My son wakes up in the night with growing pains about once every 2 or 3 months. Usually after a physical day of soccer, etc. restless leg syndrome runs in our family, so I wonder if it’s linked. Since it only happens a few times a year, I give him Children’s Motrin. He suffers for about 20 minutes or so until it finally works and he goes back to sleep. He is nine years old and it’s been going on about 5 years. He is tall for his age.

  10. lilo says:

    I had horrible pains growing up. My mom would get rubbing alcohol and put it on my legs, put my PJs on then cover me with my blanket. Sometimes two depending how cold it was. You have to keep warmth on where the pain is after you put the alcohol.The pain goes away fast. We have used this for all the kids in my family. It really works and don’t need much but the rubbing alcohol. Just be sure they do whatever needs to get done before they lay down n do this. Its better if they don’t get up once its applied. As an adult I still get pains in my legs at times and this still works for me.

  11. New York New Mom says:

    Hi Sarah,
    I don’t want to sound “too far out there,” but it occurred to me when our son was born a year ago that even infants might be experiencing “growing pains.” It is said that growing pains can commence at 3 years perhaps because that is when the child can tell us what is wrong. I would love it if there was some evidence to back up my theory! We used infant massage to good effect (especially his legs and feet) when he seemed to be crying for “no reason” but definitely seemed in pain. I’m curious if you or any other parent has had such a thought?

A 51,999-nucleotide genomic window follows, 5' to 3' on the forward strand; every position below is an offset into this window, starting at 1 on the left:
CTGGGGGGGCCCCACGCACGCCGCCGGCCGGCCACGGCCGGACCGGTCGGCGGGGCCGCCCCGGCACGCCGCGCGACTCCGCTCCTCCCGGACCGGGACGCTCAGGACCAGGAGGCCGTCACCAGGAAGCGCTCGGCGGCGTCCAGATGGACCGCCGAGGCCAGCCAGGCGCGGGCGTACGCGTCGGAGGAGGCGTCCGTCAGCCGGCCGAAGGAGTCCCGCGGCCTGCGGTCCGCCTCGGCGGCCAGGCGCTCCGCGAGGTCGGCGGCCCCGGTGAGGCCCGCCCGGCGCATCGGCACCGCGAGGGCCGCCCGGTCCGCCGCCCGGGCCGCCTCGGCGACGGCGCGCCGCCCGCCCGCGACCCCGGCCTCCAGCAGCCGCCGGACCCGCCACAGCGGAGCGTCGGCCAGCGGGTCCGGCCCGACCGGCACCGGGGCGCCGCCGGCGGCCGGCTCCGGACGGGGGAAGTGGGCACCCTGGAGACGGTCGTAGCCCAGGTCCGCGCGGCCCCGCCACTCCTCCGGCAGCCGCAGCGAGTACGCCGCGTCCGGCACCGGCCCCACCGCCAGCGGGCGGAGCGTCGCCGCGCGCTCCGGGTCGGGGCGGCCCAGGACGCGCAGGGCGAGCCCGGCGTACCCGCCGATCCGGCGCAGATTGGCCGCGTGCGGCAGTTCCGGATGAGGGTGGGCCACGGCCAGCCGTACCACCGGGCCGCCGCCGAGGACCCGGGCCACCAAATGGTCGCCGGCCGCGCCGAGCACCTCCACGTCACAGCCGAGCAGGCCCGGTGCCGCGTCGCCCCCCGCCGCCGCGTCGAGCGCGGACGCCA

12. Gretchen says:

    Is it possible for my granddaughter of 18 months to have growing pains. The last 2 days she’s been crying and then she touches her knees. As soon as I rub her knees she stops crying. And her pain happens in the morning as well

    • Marty Beaird says:

      Gretchen – You should take her to a pediatrician! Before that, you should probably continue the massage and may want to other proven treatments for growing pains like cold or warm therapy. Obviously, our products do that and come sized for little children. You should probably take notes on her daily activity and when and what days she has the pain. It may help her doctor diagnose the pain. – Marty

  13. maria says:

    When my children were little and now with my grandchildren I rub Vicks on their legs for about 10 mins each leg ,and bottom of feet then put socks and cover with blanket, that has helped a great deal…and if too much gave some moltrin.

  14. Robyn Ballin says:

    My children suffered with growing pains n were given alfalfa tablets that worked well but can’t get it anymore. Any replacement ideas??